Enneagram and Turning 30: Part 2

So how does this Enneagram know me so well? I don’t know and quite frankly I don’t know if I want to get too invested in this whole personality test world. Sometimes I think personality tests try to categorize different types of people and it can kind of put ourselves (and God) into a box.

God is the creator of humanity and we are made in his image. God made us all unique and different. No two people are the same. So even if I have a similar personality type to other Enneagram 4s, we are all different. We have different stories, different pasts, different desires, different questions. I believe there is more to our personalities than just the 16 Myers-Briggs or the 9 Enneagram types.

How cool is it that God created us in his image with many different types of personalities? What do you think that says about God himself? It helps me see that God is big, complex, deep, layered, and unlimitedly creative! That is a cool thought.

But back to the Enneagram. It is important for us as Bible believing Christians not to take these man-made quizzes with too much seriousness. Yes it can be helpful but we have to keep it in its place. This article put out by The Gospel Coalition I found most helpful in navigating those murky waters. What I appreciated most about the article is the time he took to really do his historical research on the Ennegram.

Every chapter [of The Road Back To You – a foundational Enneagram book] talks about some combination of forgiving myself, finding my true self, becoming spiritually evolved, being healed from wounded messages, dealing with codependent behaviors, and pursuing personal wholeness. This is not the language of the Bible. We hear nothing about fear of man, the love of the praise of man, covenantal promises, covenantal threats, repentance, atonement, heaven or hell. When faith is mentioned it’s described as believing in something or someone bigger than you (203).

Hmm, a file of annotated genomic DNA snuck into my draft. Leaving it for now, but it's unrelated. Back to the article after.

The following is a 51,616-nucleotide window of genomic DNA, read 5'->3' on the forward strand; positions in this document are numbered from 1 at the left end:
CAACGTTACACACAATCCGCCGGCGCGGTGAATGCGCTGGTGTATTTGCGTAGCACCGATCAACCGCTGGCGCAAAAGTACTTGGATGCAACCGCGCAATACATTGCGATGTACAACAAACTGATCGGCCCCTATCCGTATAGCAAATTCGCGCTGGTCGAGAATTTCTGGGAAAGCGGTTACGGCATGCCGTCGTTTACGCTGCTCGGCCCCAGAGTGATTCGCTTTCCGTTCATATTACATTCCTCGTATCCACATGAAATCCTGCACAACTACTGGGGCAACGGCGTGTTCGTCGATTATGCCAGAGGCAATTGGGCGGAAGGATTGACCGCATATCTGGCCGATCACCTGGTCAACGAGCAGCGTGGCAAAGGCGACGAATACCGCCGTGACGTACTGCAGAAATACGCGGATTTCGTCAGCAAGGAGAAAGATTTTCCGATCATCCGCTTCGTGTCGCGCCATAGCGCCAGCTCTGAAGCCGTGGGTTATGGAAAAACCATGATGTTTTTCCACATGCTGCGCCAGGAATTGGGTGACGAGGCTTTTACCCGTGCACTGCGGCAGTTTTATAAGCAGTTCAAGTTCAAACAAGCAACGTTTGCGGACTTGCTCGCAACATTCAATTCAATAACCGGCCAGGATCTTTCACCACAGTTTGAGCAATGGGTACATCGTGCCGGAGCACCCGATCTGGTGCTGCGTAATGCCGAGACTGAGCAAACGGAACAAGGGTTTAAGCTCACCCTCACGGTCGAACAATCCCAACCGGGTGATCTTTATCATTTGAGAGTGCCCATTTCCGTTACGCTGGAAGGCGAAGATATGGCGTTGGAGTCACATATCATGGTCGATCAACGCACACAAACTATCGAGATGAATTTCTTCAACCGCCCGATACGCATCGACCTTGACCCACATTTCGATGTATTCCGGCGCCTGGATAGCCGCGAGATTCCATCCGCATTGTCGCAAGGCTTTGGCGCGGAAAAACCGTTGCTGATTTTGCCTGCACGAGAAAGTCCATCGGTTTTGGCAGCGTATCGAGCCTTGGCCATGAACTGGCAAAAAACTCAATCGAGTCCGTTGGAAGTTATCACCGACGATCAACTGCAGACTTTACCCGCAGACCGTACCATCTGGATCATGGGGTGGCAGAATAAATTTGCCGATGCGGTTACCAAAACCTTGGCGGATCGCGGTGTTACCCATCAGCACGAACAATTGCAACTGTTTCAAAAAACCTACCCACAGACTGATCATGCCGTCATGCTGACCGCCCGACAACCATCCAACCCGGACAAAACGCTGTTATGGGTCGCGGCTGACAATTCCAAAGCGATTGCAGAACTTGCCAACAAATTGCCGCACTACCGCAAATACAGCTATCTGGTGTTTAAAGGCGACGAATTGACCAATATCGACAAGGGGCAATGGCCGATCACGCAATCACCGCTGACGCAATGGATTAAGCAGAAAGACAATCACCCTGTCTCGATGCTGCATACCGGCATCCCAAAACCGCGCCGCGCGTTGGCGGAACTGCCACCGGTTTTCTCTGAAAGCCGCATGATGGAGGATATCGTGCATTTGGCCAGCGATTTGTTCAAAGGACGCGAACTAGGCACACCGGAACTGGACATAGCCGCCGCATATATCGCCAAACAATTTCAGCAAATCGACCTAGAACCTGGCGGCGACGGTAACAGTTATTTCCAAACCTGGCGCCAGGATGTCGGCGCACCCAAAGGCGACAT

In a critical section at the beginning of the book, the authors describe their understanding of sin: “Sin as a theological term has been weaponized and used against so many people that it’s hard to address the subject without knowing you’re possibly hurting someone who has ‘stood on the wrong end of the preacher’s barrel,’ so to speak.” To be sure, we must face “our darkness,” but then Cron and Stabile give this definition of sin (from Rohr): “Sins are fixations that prevent the energy of life, God’s love, from flowing freely. [They are] self-erected blockades that cut us off from God and hence from our own authentic potential” (30). To quote their definition is to refute it. There is nothing here about sin as lawlessness, sin as spiritual adultery, sin as cosmic betrayal against a just and holy God.

Enneagram: The Road Back to You, Or to Somewhere Else?

It would be easy to see our personality flaws as just that: flaws. But it would be a detriment to our true spiritual growth if we did not see our sin for exactly what it is: sin. So, be careful to realize that whatever personality “flaw” you have, that’s probably not just a flaw but sin.

God’s grace and forgiveness and God’s law for us is more powerful than our personality type. What I like and want to take away from the Enneagram is best summarized here:

Yes, the great Christian theologians have talked about the importance of knowing oneself. Calvin, for example, is cited as one who argued for the necessity of self-discovery (15). True, Calvin argues that we must know ourselves to know God, but what we must know is our “shaming nakedness” which exposes “a teeming horde of infirmities.” Knowledge of self is indispensable because from “the feeling of our own ignorance, vanity, poverty, infirmity” we can recognize “that the true light of wisdom, sound virtue, full abundance of every good, and purity of righteousness rest in the Lord alone” (Inst. I.1.i).

Enneagram: The Road Back to You, Or to Somewhere Else?

So go ahead and take an Enneagram test if you so desire. Especially if you want to learn what areas you are gifted or weak in when choosing a career path. It can shed some interesting light on understanding why you do the things you do, as it has for me. But let’s just leave it at that and move on and remember that Scripture has more authority over our lives than a 12 minute personality test. Remember that, there is a large portion of the world that does not have the luxury of personality tests and many people do not have much of a choice as to what career path they end up in. This is very much a First World problem and it’s good to remember that. No matter where you are, what you’re doing or what country you’re in, a personality test or a specific vocation is not the end all be all of our existence, it is loving and serving God in His Kingdom.

Thank you for reading. Next week, I am going to share a funny story about a history class I was in. So subscribe with your email so you don’t miss it! Facebook might crash again, who knows. I don’t want to lose you!

Previous posts:

Why I am Taking a Social Media Break

The Enneagram and Being 30: Part 1

Published by Jessica

Wife, mom, homeschooler, DIY-er, blogger

One thought on “Enneagram and Turning 30: Part 2

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